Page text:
The levy starts on 1 May 2017 and it will be paid through PAYE. The trigger for paying the levy will be set at 0.5% of an employer’s pay bill and it will only be paid if the employer’s pay bill exceeds £3 million. The government is also giving an allowance of £15,000. Only 1.3% of UK employers will pay the levy.
Levy payers – The levy will be paid into an employer’s digital account, which can then be used to fund training up to the designated cap. If, at any stage, an employer has insufficient funds in their digital account, then the government will provide 90% of the funding and the employer will provide 10% of the funding.
Non-levy payers – 10% will be paid towards training, which will be supported by a further 90% provided by the government. Employers with fewer than 50 employees will have 100% of the training and assessment costs covered when training a 16 to 18 year old.
For levy and non-levy payers – The government will pay £1000 to employers and a further £1000 to training providers if they train a 16 to 18 year old apprentice. The expiration of digital funds has now been extended to 24 months, helping employers to prepare for the new system and to adapt training programmes; this means that levies paid in year one will be available throughout year one and up to the end of year two. Every apprenticeship will be placed in a funding band; the upper limit of each funding band will cap the maximum amount of digital funds an employer who pays the levy can use towards an individual apprenticeship. There are now 15 new funding bands, ranging between a cap maxima of £1500 to £27,000; existing apprenticeships will be re-allocated to one of the new bands.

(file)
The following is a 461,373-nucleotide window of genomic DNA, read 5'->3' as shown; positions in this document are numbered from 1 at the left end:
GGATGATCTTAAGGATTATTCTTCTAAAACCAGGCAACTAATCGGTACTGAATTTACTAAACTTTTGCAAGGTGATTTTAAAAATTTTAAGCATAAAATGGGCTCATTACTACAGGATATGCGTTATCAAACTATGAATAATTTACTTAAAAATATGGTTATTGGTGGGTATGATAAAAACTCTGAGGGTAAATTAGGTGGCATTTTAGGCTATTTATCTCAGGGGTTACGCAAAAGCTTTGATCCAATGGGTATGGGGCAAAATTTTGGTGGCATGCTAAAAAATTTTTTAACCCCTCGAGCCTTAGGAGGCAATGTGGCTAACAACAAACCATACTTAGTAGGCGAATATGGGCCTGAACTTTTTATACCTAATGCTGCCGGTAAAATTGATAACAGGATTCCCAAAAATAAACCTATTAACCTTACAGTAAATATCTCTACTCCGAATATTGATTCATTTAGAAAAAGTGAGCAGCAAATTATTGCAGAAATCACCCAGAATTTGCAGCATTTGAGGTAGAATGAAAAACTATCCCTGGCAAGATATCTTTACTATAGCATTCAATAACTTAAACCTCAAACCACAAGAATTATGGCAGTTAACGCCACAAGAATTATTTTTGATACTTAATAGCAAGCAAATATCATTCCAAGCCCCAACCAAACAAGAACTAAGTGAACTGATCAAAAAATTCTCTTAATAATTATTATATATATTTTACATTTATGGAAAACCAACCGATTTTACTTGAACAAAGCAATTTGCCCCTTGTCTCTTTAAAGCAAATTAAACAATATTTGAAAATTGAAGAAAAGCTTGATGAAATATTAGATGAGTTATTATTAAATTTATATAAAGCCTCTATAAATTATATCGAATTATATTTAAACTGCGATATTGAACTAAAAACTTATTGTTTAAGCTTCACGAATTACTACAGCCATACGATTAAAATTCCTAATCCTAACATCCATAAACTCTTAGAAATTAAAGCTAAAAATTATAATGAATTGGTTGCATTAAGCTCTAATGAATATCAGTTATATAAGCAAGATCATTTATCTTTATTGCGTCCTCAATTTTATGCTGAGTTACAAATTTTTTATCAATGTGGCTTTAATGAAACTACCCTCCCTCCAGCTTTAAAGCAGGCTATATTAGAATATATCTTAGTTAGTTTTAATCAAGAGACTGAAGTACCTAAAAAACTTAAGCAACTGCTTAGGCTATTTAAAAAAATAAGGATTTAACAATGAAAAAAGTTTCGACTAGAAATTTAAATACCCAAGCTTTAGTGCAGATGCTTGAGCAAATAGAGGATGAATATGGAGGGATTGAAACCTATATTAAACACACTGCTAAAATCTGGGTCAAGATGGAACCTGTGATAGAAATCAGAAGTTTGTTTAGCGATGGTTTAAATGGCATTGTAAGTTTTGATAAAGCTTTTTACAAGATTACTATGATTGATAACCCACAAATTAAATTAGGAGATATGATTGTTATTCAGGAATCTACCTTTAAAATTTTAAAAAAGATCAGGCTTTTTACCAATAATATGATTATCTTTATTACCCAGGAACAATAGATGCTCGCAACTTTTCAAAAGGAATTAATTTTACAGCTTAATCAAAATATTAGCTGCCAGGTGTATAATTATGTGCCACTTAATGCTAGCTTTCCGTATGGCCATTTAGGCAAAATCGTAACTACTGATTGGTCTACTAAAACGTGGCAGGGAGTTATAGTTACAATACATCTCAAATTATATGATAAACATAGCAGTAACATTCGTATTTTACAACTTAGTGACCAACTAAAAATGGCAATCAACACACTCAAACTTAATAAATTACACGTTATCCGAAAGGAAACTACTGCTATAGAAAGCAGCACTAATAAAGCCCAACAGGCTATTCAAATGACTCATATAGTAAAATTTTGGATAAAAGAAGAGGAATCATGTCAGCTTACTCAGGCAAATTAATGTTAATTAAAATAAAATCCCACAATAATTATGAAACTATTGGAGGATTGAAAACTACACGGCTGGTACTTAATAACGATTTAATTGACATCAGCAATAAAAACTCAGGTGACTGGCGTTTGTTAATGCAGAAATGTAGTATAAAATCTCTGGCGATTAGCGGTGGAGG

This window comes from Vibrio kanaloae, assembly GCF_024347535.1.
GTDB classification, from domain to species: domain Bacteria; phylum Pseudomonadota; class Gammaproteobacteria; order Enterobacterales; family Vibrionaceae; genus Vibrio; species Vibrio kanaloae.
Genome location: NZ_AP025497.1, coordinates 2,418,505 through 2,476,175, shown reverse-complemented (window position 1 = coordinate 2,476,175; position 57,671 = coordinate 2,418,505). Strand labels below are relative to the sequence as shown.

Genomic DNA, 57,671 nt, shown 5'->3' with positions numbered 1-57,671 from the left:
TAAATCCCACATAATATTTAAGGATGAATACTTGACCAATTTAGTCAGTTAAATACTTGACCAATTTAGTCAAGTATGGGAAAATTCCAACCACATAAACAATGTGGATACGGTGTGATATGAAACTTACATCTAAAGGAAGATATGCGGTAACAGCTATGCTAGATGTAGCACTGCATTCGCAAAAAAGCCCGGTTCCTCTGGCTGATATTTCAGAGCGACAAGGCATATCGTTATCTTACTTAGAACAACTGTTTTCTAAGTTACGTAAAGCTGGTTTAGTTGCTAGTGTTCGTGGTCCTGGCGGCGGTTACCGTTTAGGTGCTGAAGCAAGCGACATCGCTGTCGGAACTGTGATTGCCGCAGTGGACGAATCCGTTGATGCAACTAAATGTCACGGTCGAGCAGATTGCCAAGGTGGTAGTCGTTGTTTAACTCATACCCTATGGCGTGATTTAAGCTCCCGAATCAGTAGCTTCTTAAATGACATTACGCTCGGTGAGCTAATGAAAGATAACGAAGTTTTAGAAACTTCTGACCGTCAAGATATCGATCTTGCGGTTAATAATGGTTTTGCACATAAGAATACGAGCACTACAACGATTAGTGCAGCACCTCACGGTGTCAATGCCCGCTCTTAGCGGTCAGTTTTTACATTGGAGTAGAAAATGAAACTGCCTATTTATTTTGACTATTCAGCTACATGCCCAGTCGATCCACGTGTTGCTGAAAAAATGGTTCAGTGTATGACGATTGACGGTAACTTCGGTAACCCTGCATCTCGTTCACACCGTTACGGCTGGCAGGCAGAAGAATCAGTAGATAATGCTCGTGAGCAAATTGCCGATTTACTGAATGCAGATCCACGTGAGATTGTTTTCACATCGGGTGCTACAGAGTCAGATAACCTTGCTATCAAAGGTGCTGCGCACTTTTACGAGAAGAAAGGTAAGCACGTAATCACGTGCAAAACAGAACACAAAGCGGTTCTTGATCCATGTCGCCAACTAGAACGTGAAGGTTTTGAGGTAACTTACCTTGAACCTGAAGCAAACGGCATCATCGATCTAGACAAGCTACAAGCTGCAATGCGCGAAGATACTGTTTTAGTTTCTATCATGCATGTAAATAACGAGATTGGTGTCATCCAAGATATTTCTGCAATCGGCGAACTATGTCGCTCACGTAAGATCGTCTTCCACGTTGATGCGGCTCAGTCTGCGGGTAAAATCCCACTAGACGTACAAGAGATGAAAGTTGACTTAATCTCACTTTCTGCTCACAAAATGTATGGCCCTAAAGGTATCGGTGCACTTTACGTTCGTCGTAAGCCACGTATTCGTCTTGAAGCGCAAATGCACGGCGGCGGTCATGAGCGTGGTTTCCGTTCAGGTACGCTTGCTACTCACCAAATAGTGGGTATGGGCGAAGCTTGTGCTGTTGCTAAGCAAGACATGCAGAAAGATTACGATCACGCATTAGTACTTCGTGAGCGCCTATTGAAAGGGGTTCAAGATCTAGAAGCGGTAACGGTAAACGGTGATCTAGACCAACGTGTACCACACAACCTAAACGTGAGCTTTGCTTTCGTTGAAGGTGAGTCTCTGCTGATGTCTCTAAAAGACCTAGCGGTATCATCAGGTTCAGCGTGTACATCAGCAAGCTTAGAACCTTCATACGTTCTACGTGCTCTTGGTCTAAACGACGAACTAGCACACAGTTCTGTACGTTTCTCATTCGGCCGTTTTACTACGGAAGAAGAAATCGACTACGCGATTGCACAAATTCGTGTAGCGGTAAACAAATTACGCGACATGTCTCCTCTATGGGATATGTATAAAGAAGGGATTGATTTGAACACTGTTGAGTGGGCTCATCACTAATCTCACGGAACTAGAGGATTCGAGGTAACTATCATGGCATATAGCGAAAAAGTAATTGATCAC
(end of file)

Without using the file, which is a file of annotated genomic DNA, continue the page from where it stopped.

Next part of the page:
The new funding system comes into effect on 1 May 2017. Levied employers buying training from May 2017 can commit to apprenticeship starts from the beginning of May. Funds will automatically leave the digital account on a monthly basis and the cost will be spread over the lifetime of the apprenticeship; the government will hold back 20% of the total cost, to be paid on completion of the apprenticeship. Non-levied employers buying training from May 2017 continue to make payments direct to providers and will move onto the digital system at a later date.
Digital funds and government funding can be used for apprenticeship training and assessment against an approved framework or standard, with an approved training provider and assessment organisation, up to the funding band maximum for that apprenticeship.
Digital funds and government funding cannot be used for wages, travel and subsistence costs, managerial costs, traineeships, work placement programmes or the costs of setting up an apprenticeship programme.
Apprenticeships started before 1 May 2017 will be funded through to completion according to the existing rules.
There are a number of costs that are associated with an apprenticeship and these will have to be paid for by the ‘two-for-one’ matched funding allocation. These costs include:
- External training, certification and qualification costs
- Lead provider management fee
- NDT training provider management fee (if applied)
- Independent assessment organisation fee
- Professional body (British Institute of NDT) fee (free).
Requirements for Employing an Apprentice